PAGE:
Recommended Posts

How Cockroaches Work

by Tracy V. Wilson

How Stuff Works

Since "cockroach" is a standard insult for hardline snarky Objectivists (along with "maggot"), I decided it was high-time to look into the matter in more detail. After all, an informed Objectivist is an effective Objectivist. :)

cockroach-1.jpg

I learned a great deal from this article. For instance, the most common cockroach is called the German cockroach. How's them apples, Immanuel Kant?

Also, take a look at this gem from the article:

As they walk, they leave trails of fecal matter, which they use to find their way around.

I personally know several people who leave trails of crap lying around and use it as a compass.

:)

Ah... the parallels. More from the article:

Although cockroaches are closely related to termites, they are not as social as termites are. Termite colonies have an organized social structure in which different members have different roles. Cockroaches do not have these types of roles, but they do tend to prefer living in groups. A study at the Free University of Brussels in Belgium revealed that groups of cockroaches make collective decisions about where to live. When one space was large enough for all of the cockroaches in the study, the cockroaches all stayed there. But when the large space was not available, the roaches divided themselves into equal groups to fit in the smallest number of other enclosures.

Another study suggests that cockroaches have a collective intelligence made up of the decisions of individual roaches. European scientists developed a robot called InsBot that was capable of mimicking cockroach behavior. The researchers applied cockroach pheromones to the robot so real roaches would accept it. By taking advantage of roaches' tendencies to follow each other, InsBot was able to influence the behavior of entire groups, including convincing roaches to leave the shade and move into lighted areas. Scientists theorize that similar robots could be used to herd animals or to control cockroach populations.

Hardline snarky Objectivists who are quick to call others "cockroach" should be careful. If they start researching in earnest, looking at the concept and not just the word as a quick insult, the parallels could start to become a mirror. Individualist becomes collectivist. Believe it or not, there are plenty more parallels in the article.

:)

Michael

Link to post
Share on other sites

I see my next post is going to have to be How Hypocrisy Works. By all means, Let's get to the bottom of all the easy jargon insults.

:)

I think I may have undertaken a gargantuan task if I want to do this the right way:

How Evasion Works

How Maggots Work

How Subjectivism Works

How Intrinsicism Works

How Mysticism Works

How Altruism Works

How Social Metaphysics Works

...

Enough already!

:)

Michael

Link to post
Share on other sites
How Cockroaches Work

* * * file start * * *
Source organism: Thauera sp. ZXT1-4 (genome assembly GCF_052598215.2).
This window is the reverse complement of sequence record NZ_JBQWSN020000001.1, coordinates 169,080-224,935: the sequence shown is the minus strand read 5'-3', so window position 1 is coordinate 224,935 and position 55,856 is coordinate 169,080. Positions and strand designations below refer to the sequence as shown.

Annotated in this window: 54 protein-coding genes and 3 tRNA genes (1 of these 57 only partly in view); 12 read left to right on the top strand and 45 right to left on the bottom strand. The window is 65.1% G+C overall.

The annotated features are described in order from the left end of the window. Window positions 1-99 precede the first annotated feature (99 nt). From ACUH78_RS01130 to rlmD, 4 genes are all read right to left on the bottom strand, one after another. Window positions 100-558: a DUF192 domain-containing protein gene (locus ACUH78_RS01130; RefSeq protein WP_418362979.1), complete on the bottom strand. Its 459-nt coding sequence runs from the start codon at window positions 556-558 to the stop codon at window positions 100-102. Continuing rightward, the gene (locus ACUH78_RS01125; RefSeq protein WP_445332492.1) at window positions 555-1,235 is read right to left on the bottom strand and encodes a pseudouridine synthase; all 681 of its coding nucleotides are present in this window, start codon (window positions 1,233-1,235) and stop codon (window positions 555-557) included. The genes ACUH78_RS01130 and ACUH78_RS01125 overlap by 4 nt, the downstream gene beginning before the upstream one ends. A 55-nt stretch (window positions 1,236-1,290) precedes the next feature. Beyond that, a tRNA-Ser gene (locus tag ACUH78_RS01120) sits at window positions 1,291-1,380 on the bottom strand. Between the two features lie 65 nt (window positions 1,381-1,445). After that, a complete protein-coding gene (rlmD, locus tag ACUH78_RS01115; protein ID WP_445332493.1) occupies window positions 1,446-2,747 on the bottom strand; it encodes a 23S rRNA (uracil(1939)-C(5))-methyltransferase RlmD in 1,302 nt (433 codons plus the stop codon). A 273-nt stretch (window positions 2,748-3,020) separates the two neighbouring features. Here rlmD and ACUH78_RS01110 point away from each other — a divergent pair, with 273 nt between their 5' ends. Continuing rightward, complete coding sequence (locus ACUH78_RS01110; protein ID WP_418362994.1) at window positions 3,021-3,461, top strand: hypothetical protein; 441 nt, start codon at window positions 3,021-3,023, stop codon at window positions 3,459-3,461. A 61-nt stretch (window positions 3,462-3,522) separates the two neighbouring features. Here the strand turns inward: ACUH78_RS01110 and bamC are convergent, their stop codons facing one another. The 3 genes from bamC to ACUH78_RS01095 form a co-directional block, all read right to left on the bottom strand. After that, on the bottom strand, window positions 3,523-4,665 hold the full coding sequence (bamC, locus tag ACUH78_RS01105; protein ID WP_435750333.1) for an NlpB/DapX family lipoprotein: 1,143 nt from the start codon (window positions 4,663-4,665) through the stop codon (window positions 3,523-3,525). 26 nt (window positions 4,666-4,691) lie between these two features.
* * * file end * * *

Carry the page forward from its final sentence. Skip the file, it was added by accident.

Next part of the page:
by Tracy V. Wilson

How Stuff Works

Since "cockroach" is a standard insult for hardline snarky Objectivists (along with "maggot"), I decided it was high-time to look into the matter in more detail. After all, an informed Objectivist is an effective Objectivist. :)

cockroach-1.jpg

I learned a great deal from this article. For instance, the most common cockroach is called the German cockroach. How's them apples, Immanuel Kant?

Also, take a look at this gem from the article:

As they walk, they leave trails of fecal matter, which they use to find their way around.

I personally know several people who leave trails of crap lying around and use it as a compass.

:)

Ah... the parallels. More from the article:

Although cockroaches are closely related to termites, they are not as social as termites are. Termite colonies have an organized social structure in which different members have different roles. Cockroaches do not have these types of roles, but they do tend to prefer living in groups. A study at the Free University of Brussels in Belgium revealed that groups of cockroaches make collective decisions about where to live. When one space was large enough for all of the cockroaches in the study, the cockroaches all stayed there. But when the large space was not available, the roaches divided themselves into equal groups to fit in the smallest number of other enclosures.

Another study suggests that cockroaches have a collective intelligence made up of the decisions of individual roaches. European scientists developed a robot called InsBot that was capable of mimicking cockroach behavior. The researchers applied cockroach pheromones to the robot so real roaches would accept it. By taking advantage of roaches' tendencies to follow each other, InsBot was able to influence the behavior of entire groups, including convincing roaches to leave the shade and move into lighted areas. Scientists theorize that similar robots could be used to herd animals or to control cockroach populations.

Hardline snarky Objectivists who are quick to call others "cockroach" should be careful. If they start researching in earnest, looking at the concept and not just the word as a quick insult, the parallels could start to become a mirror. Individualist becomes collectivist. Believe it or not, there are plenty more parallels in the article.

:)

Michael

Somebody must have a LOT of spare time...

Alfonso

Link to post
Share on other sites

Create an account or sign in to comment

You need to be a member in order to leave a comment

Create an account

Sign up for a new account in our community. It's easy!

Register a new account

Sign in

Already have an account? Sign in here.

Sign In Now